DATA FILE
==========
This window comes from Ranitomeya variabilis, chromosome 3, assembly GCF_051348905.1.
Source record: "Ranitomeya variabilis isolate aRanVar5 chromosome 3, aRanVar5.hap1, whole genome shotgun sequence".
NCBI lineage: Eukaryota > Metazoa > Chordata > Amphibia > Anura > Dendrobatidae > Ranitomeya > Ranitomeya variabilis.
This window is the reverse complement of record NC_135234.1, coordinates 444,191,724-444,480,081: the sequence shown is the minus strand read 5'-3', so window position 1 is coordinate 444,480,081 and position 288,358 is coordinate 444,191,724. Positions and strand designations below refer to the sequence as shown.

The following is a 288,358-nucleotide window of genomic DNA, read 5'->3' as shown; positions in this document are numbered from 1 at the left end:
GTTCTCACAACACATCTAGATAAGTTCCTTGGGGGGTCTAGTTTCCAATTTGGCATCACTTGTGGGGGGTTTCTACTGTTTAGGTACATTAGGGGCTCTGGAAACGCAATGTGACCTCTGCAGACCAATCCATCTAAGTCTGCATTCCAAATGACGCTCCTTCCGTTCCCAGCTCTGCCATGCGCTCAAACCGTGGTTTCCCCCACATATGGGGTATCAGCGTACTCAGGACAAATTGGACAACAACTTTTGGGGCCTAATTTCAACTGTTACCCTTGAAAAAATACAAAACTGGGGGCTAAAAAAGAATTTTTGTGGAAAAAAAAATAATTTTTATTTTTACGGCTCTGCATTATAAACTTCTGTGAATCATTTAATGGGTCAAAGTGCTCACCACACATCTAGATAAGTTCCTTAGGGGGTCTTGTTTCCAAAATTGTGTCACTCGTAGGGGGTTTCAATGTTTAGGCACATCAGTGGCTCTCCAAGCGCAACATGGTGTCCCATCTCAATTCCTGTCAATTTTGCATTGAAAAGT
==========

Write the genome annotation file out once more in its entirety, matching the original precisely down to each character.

This window comes from Ranitomeya variabilis, chromosome 3, assembly GCF_051348905.1.
Source record: "Ranitomeya variabilis isolate aRanVar5 chromosome 3, aRanVar5.hap1, whole genome shotgun sequence".
NCBI lineage: Eukaryota > Metazoa > Chordata > Amphibia > Anura > Dendrobatidae > Ranitomeya > Ranitomeya variabilis.
This window is the reverse complement of record NC_135234.1, coordinates 444,191,724-444,480,081: the sequence shown is the minus strand read 5'-3', so window position 1 is coordinate 444,480,081 and position 288,358 is coordinate 444,191,724. Positions and strand designations below refer to the sequence as shown.

The following is a 288,358-nucleotide window of genomic DNA, read 5'->3' as shown; positions in this document are numbered from 1 at the left end:
GTTCTCACAACACATCTAGATAAGTTCCTTGGGGGGTCTAGTTTCCAATTTGGCATCACTTGTGGGGGGTTTCTACTGTTTAGGTACATTAGGGGCTCTGGAAACGCAATGTGACCTCTGCAGACCAATCCATCTAAGTCTGCATTCCAAATGACGCTCCTTCCGTTCCCAGCTCTGCCATGCGCTCAAACCGTGGTTTCCCCCACATATGGGGTATCAGCGTACTCAGGACAAATTGGACAACAACTTTTGGGGCCTAATTTCAACTGTTACCCTTGAAAAAATACAAAACTGGGGGCTAAAAAAGAATTTTTGTGGAAAAAAAAATAATTTTTATTTTTACGGCTCTGCATTATAAACTTCTGTGAATCATTTAATGGGTCAAAGTGCTCACCACACATCTAGATAAGTTCCTTAGGGGGTCTTGTTTCCAAAATTGTGTCACTCGTAGGGGGTTTCAATGTTTAGGCACATCAGTGGCTCTCCAAGCGCAACATGGTGTCCCATCTCAATTCCTGTCAATTTTGCATTGAAAAGT